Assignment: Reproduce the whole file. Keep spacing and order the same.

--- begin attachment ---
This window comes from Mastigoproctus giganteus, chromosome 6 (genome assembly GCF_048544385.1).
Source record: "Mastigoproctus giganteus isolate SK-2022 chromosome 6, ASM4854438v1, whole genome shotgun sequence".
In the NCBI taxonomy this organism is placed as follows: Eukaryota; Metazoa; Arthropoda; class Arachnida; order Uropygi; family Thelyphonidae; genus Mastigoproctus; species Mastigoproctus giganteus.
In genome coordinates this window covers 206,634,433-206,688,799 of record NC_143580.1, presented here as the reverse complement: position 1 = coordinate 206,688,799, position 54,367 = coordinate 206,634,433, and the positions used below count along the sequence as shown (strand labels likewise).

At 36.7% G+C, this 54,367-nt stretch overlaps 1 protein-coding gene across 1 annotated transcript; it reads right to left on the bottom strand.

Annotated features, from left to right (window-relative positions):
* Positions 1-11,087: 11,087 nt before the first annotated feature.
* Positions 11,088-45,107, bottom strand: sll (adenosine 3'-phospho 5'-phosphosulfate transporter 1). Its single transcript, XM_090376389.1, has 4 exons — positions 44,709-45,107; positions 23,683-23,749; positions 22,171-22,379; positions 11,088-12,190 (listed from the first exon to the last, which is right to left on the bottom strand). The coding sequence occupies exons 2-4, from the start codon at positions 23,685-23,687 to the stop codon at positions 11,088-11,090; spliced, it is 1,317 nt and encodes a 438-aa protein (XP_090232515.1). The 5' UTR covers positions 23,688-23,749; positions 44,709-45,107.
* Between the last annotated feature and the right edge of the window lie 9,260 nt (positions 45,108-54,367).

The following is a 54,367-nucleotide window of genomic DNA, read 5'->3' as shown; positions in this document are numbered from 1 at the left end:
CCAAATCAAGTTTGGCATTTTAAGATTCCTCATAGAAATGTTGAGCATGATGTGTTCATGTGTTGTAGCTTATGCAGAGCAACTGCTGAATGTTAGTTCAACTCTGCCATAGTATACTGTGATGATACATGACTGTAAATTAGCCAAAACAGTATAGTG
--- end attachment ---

This window comes from Mastigoproctus giganteus, chromosome 6 (genome assembly GCF_048544385.1).
Source record: "Mastigoproctus giganteus isolate SK-2022 chromosome 6, ASM4854438v1, whole genome shotgun sequence".
In the NCBI taxonomy this organism is placed as follows: Eukaryota; Metazoa; Arthropoda; class Arachnida; order Uropygi; family Thelyphonidae; genus Mastigoproctus; species Mastigoproctus giganteus.
In genome coordinates this window covers 206,634,433-206,688,799 of record NC_143580.1, presented here as the reverse complement: position 1 = coordinate 206,688,799, position 54,367 = coordinate 206,634,433, and the positions used below count along the sequence as shown (strand labels likewise).

At 36.7% G+C, this 54,367-nt stretch overlaps 1 protein-coding gene across 1 annotated transcript; it reads right to left on the bottom strand.

Annotated features, from left to right (window-relative positions):
* Positions 1-11,087: 11,087 nt before the first annotated feature.
* Positions 11,088-45,107, bottom strand: sll (adenosine 3'-phospho 5'-phosphosulfate transporter 1). Its single transcript, XM_090376389.1, has 4 exons — positions 44,709-45,107; positions 23,683-23,749; positions 22,171-22,379; positions 11,088-12,190 (listed from the first exon to the last, which is right to left on the bottom strand). The coding sequence occupies exons 2-4, from the start codon at positions 23,685-23,687 to the stop codon at positions 11,088-11,090; spliced, it is 1,317 nt and encodes a 438-aa protein (XP_090232515.1). The 5' UTR covers positions 23,688-23,749; positions 44,709-45,107.
* Between the last annotated feature and the right edge of the window lie 9,260 nt (positions 45,108-54,367).

The following is a 54,367-nucleotide window of genomic DNA, read 5'->3' as shown; positions in this document are numbered from 1 at the left end:
CCAAATCAAGTTTGGCATTTTAAGATTCCTCATAGAAATGTTGAGCATGATGTGTTCATGTGTTGTAGCTTATGCAGAGCAACTGCTGAATGTTAGTTCAACTCTGCCATAGTATACTGTGATGATACATGACTGTAAATTAGCCAAAACAGTATAGTG